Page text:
These methods were evaluated based on traditional risks which are considered by the established risk scores, too, based on the results of prospective studies. Thus, the elaborated algorithms and the current scores could be compared. Nevertheless, the presented formulas and regression graphs should probably be utilizable for universal calculations in all potential risk constellations, also including “new” risk factors which are not yet investigated by prospective studies.

With respect to method, it should be said, that it is not unproblematic to create mathematical calculations based both on prospective and case -control studies. Both types of studies have their characteristic potential bias, especially selection bias (prospective studies) and memory bias (case-control study).

On the other hand, there is no other way at present to establish mathematical models for global risk estimations with regard to all known risk factors, because only a few risk factors are investigated by prospective studies, as yet. Moreover, it could be considered that the results of the case-controlling INTERHEART-study are not drastically different from the corresponding results of prospective studies shown, when those risk factors are taken into account which are investigated both by prospective and case control studies.

When using the presented tables and mathematical models physicians could calculate the total risks of their individual patients in a simple manner within a few minutes, based on their anamnestic and diagnostic parameters with regard to all new aspects of risks associated with the results of the current cardiovascular research.

Via realistic risk estimations potential over- and undertreatment in patients with cardiovascular risks could be avoided, so that strategies of cardiovascular prevention could be aimed at those individuals who might benefit in a significant manner and improve their long time-prognosis.

When total risk levels are comparatively estimated based on PROCAM-, FRAMINGHAM- and ESC-/HEART-Score, separate risk estimations for all manifestations of CHD (FRAMINGHAM), myocardial infarction (PROCAM) and cardiovascular death (ESC-/HEART-Score) can be carried out. By these means, the prognostic weights of various risk constallations can be evaluated and compared with special regard to their specific potential complications. Moreover, these scores can be compared with each other on a mathematical basis.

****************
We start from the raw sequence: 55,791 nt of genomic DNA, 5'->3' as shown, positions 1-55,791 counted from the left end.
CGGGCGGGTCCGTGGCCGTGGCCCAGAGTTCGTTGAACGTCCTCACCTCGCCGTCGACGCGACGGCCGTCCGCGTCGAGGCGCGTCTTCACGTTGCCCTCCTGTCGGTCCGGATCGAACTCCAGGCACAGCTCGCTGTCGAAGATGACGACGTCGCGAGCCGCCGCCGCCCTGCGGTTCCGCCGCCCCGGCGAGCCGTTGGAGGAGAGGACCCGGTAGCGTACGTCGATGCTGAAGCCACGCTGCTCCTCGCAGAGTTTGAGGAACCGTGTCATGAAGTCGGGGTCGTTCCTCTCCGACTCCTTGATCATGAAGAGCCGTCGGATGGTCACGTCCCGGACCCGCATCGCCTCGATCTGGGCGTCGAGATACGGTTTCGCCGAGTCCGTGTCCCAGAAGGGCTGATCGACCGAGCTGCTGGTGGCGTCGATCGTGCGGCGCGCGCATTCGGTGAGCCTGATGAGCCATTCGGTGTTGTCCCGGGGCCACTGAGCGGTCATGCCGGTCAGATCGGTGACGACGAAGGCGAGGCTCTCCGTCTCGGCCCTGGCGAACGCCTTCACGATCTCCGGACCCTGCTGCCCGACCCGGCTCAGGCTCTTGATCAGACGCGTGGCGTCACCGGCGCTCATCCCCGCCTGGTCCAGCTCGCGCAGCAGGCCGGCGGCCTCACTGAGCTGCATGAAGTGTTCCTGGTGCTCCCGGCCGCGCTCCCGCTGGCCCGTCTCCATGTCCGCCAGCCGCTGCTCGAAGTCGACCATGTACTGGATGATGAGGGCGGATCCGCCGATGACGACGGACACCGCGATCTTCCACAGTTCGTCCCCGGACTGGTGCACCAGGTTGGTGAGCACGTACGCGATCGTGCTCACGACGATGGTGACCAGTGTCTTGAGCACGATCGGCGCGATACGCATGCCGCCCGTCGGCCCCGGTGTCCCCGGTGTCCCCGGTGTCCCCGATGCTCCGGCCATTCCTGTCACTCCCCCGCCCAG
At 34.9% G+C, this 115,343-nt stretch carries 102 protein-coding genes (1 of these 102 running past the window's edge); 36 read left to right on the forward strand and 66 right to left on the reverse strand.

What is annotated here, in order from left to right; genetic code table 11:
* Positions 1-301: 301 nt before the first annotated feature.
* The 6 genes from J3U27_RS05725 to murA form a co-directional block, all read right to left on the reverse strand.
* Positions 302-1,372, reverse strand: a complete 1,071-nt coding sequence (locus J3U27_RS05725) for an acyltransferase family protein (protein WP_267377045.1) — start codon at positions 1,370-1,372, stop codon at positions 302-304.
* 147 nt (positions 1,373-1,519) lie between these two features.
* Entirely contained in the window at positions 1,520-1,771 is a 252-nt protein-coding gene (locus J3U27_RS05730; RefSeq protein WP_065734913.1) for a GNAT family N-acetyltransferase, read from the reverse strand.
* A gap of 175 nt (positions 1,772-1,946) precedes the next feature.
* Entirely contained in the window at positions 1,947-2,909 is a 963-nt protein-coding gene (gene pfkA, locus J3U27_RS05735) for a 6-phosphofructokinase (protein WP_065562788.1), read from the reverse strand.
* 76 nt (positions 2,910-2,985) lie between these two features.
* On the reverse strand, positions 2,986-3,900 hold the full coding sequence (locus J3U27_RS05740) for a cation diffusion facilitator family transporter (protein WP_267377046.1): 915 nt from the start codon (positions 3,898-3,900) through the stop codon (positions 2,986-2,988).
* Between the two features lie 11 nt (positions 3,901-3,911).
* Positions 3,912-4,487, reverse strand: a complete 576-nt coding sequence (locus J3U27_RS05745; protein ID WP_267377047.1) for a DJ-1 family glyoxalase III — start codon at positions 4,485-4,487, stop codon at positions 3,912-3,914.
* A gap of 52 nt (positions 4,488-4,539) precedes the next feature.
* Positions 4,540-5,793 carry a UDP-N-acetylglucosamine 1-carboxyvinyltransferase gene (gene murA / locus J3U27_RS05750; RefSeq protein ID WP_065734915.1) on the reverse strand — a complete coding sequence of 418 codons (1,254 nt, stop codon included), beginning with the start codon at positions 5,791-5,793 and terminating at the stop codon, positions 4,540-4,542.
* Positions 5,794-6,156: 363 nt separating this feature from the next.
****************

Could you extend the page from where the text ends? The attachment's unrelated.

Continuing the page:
The relations between the various risk scores, demonstrated in the elaborated regression graphs and their corresponding mathematical functions are congruent with pathophysiological and epidemiological facts. Based on a definite period, e.g. 10 years, in each population the number of individuals with all clinical manifestations of CHD is higher than the number of patients with myocardial infarctions, and the number of patients with myocardial infarctions is higher than the number of cardiovascular deaths. Moreover, the higher the total individual risk level, the lower the numeric differences are of all CHD manifestations, myocardial infarctions and cases with cardiovascular death based on a period of several years. Therefore, different results of risk calculations dependent on these risk scores should not be regarded as inconsistent. 

In is desirable that future scientific projects, especially new prospective studies are aimed to the “newer” risk factors mentioned above, so that the established scores might be expanded including all relevant “newer” modulators. In this way, the relevance of these scores should be improved. By prospective studies, which should consider a maximal number of defined risk factors, some numeric risk values which can be presented only based on case-control studies nowadays, could be corrected in the future, if necessary. Also, the evidence of the mathematical models, described above, should be checked this way by multivariate analysis.

Epidemiological researchers might use the presented mathematical tools for comparative risk analyses based on the data of large populations. In this way, the elaborated modulating factors and formulas might be adjusted or modified in the future.

Thus, epidemiological research might clarify in the future, if the presented mathematical algorithms indeed describe a law of nature which is valid in all cases of cardiovascular risk factors and their combinations.

 

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Publications:

Piper, J.: Calculation of cardiovascular risks in primary prevention
Part 1: Potentials and limitations of the estabilshed risk scores
Präv.-Rehab. 18, No 1/2006, 1 – 7
Dustry-Verlag, 2006 (in German)

Piper, J.: Calculation of cardiovascular risks in primary prevention
Part 2: New aspects for global estimations of individual risks
Präv.-Rehab. 18, No 1/2006, 8 – 21
Dustry-Verlag, 2006 (in German)

Piper, J.: Calculation of cardiovascular risks in primary prevention
Teil 3: Mathematial models about the relativity of risk factors and risk scores.
Präv.-Rehab. 18, No 1/2006, 22 – 28.
Dustry-Verlag, 2006 (in German)

Piper, J.: Calculation of cardiovascular risks in primary prevention
Congress for research in rehabilitation
Charité, Berlin (22.-23. June, 2007)

Chrubasik-Hausmann, S., Chrubasik, C. (†), Piper, J., Schulte-Mönting, J,, Erne, P.:
Impact of Risk Factors on Cardiovascular Risk: a Perspective on Risk Estimation in a Swiss Population.
Swiss Med Wkly, 2015
http://www.smw.ch/content/smw-2015-14180/

Piper, J.: Universal estimation of cardiovascular risk in multi-risk constellations - a “relativity theory” for global risk calculation.
Medical Research Archives (MRA), 2016
http://www.journals.ke-i.org/index.php/mra/article/view/475/269

Copyright: Joerg Piper, Bad Bertrich, Germany, 2010

 

[Introduction]
[Luminance Contrast]
[Relief Phase Contrast]
[Aperture Reduction Phase Contrast]
[Aperture Reduction Darkfield]
[Digital Phase Contrast]
[Digital Photomicrography and Analysis]
[Cytometry in Reflexion Contrast]
[Capillaroscopy]
[Video-Endoscopy]
[Calculation of Cardiovascular Risk]
[Behavioral Risk Management]
[Efficiency in Rehabilitation]
[Diagnostics in Rehabilitation]
[Complementary Medicine]
[Publications]
[Curriculum vitae]
[University of Oradea]
[U.N.E. Brussels]
[Journals of optics and microscopy]
[Optical Society of America]